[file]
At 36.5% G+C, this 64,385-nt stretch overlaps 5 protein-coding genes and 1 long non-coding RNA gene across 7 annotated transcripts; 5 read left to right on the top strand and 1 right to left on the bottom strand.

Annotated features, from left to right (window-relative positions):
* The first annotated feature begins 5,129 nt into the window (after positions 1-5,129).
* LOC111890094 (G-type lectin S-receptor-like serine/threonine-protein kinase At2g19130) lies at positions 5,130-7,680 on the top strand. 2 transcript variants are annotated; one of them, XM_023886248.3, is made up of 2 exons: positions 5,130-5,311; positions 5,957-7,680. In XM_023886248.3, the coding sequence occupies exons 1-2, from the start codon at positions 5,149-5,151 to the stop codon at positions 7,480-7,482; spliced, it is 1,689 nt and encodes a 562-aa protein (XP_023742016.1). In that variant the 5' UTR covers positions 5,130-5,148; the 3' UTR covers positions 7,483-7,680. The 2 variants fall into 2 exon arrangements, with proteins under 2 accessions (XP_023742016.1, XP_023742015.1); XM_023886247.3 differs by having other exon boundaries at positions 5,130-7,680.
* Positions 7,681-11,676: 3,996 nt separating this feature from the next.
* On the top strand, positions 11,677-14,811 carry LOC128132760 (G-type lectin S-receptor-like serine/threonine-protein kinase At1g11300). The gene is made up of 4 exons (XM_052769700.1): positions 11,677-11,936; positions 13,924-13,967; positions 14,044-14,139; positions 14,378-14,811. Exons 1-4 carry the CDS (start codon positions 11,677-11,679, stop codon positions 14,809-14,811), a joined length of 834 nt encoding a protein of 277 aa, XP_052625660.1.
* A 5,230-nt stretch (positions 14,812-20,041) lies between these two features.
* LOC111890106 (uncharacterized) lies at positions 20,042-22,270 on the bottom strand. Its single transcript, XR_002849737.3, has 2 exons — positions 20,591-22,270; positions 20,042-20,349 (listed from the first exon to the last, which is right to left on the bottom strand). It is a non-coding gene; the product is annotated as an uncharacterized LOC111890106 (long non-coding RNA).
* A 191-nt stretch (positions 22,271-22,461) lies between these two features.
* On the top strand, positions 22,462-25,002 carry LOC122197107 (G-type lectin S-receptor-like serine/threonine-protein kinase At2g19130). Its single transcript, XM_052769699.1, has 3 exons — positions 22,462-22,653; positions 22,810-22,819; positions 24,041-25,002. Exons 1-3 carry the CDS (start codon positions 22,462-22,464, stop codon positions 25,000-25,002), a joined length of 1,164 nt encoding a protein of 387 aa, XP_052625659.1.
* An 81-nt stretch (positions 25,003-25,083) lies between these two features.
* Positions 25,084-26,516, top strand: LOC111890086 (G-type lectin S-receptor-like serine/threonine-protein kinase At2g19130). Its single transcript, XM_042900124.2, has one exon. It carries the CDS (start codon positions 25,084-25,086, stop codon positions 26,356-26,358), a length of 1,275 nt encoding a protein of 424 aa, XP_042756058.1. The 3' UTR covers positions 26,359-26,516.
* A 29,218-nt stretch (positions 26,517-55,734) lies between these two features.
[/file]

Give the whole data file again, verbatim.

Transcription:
At 36.5% G+C, this 64,385-nt stretch overlaps 5 protein-coding genes and 1 long non-coding RNA gene across 7 annotated transcripts; 5 read left to right on the top strand and 1 right to left on the bottom strand.

Annotated features, from left to right (window-relative positions):
* The first annotated feature begins 5,129 nt into the window (after positions 1-5,129).
* LOC111890094 (G-type lectin S-receptor-like serine/threonine-protein kinase At2g19130) lies at positions 5,130-7,680 on the top strand. 2 transcript variants are annotated; one of them, XM_023886248.3, is made up of 2 exons: positions 5,130-5,311; positions 5,957-7,680. In XM_023886248.3, the coding sequence occupies exons 1-2, from the start codon at positions 5,149-5,151 to the stop codon at positions 7,480-7,482; spliced, it is 1,689 nt and encodes a 562-aa protein (XP_023742016.1). In that variant the 5' UTR covers positions 5,130-5,148; the 3' UTR covers positions 7,483-7,680. The 2 variants fall into 2 exon arrangements, with proteins under 2 accessions (XP_023742016.1, XP_023742015.1); XM_023886247.3 differs by having other exon boundaries at positions 5,130-7,680.
* Positions 7,681-11,676: 3,996 nt separating this feature from the next.
* On the top strand, positions 11,677-14,811 carry LOC128132760 (G-type lectin S-receptor-like serine/threonine-protein kinase At1g11300). The gene is made up of 4 exons (XM_052769700.1): positions 11,677-11,936; positions 13,924-13,967; positions 14,044-14,139; positions 14,378-14,811. Exons 1-4 carry the CDS (start codon positions 11,677-11,679, stop codon positions 14,809-14,811), a joined length of 834 nt encoding a protein of 277 aa, XP_052625660.1.
* A 5,230-nt stretch (positions 14,812-20,041) lies between these two features.
* LOC111890106 (uncharacterized) lies at positions 20,042-22,270 on the bottom strand. Its single transcript, XR_002849737.3, has 2 exons — positions 20,591-22,270; positions 20,042-20,349 (listed from the first exon to the last, which is right to left on the bottom strand). It is a non-coding gene; the product is annotated as an uncharacterized LOC111890106 (long non-coding RNA).
* A 191-nt stretch (positions 22,271-22,461) lies between these two features.
* On the top strand, positions 22,462-25,002 carry LOC122197107 (G-type lectin S-receptor-like serine/threonine-protein kinase At2g19130). Its single transcript, XM_052769699.1, has 3 exons — positions 22,462-22,653; positions 22,810-22,819; positions 24,041-25,002. Exons 1-3 carry the CDS (start codon positions 22,462-22,464, stop codon positions 25,000-25,002), a joined length of 1,164 nt encoding a protein of 387 aa, XP_052625659.1.
* An 81-nt stretch (positions 25,003-25,083) lies between these two features.
* Positions 25,084-26,516, top strand: LOC111890086 (G-type lectin S-receptor-like serine/threonine-protein kinase At2g19130). Its single transcript, XM_042900124.2, has one exon. It carries the CDS (start codon positions 25,084-25,086, stop codon positions 26,356-26,358), a length of 1,275 nt encoding a protein of 424 aa, XP_042756058.1. The 3' UTR covers positions 26,359-26,516.
* A 29,218-nt stretch (positions 26,517-55,734) lies between these two features.